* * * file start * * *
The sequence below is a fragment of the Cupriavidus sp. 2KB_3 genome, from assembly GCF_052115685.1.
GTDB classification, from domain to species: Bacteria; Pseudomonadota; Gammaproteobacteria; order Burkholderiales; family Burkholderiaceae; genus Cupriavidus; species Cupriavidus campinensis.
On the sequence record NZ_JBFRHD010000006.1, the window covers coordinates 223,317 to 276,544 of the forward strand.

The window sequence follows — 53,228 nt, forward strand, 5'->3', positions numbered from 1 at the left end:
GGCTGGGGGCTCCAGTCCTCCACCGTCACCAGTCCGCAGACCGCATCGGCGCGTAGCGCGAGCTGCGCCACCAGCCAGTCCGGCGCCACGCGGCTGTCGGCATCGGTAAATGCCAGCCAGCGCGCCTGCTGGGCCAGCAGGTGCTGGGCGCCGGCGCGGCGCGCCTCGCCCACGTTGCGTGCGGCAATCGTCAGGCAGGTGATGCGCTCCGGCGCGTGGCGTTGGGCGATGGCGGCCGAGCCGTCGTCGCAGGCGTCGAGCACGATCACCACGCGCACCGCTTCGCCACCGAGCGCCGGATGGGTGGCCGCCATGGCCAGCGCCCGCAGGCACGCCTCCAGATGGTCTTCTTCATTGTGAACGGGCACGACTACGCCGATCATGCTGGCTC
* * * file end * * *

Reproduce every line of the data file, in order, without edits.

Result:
The sequence below is a fragment of the Cupriavidus sp. 2KB_3 genome, from assembly GCF_052115685.1.
GTDB classification, from domain to species: Bacteria; Pseudomonadota; Gammaproteobacteria; order Burkholderiales; family Burkholderiaceae; genus Cupriavidus; species Cupriavidus campinensis.
On the sequence record NZ_JBFRHD010000006.1, the window covers coordinates 223,317 to 276,544 of the forward strand.

The window sequence follows — 53,228 nt, forward strand, 5'->3', positions numbered from 1 at the left end:
GGCTGGGGGCTCCAGTCCTCCACCGTCACCAGTCCGCAGACCGCATCGGCGCGTAGCGCGAGCTGCGCCACCAGCCAGTCCGGCGCCACGCGGCTGTCGGCATCGGTAAATGCCAGCCAGCGCGCCTGCTGGGCCAGCAGGTGCTGGGCGCCGGCGCGGCGCGCCTCGCCCACGTTGCGTGCGGCAATCGTCAGGCAGGTGATGCGCTCCGGCGCGTGGCGTTGGGCGATGGCGGCCGAGCCGTCGTCGCAGGCGTCGAGCACGATCACCACGCGCACCGCTTCGCCACCGAGCGCCGGATGGGTGGCCGCCATGGCCAGCGCCCGCAGGCACGCCTCCAGATGGTCTTCTTCATTGTGAACGGGCACGACTACGCCGATCATGCTGGCTC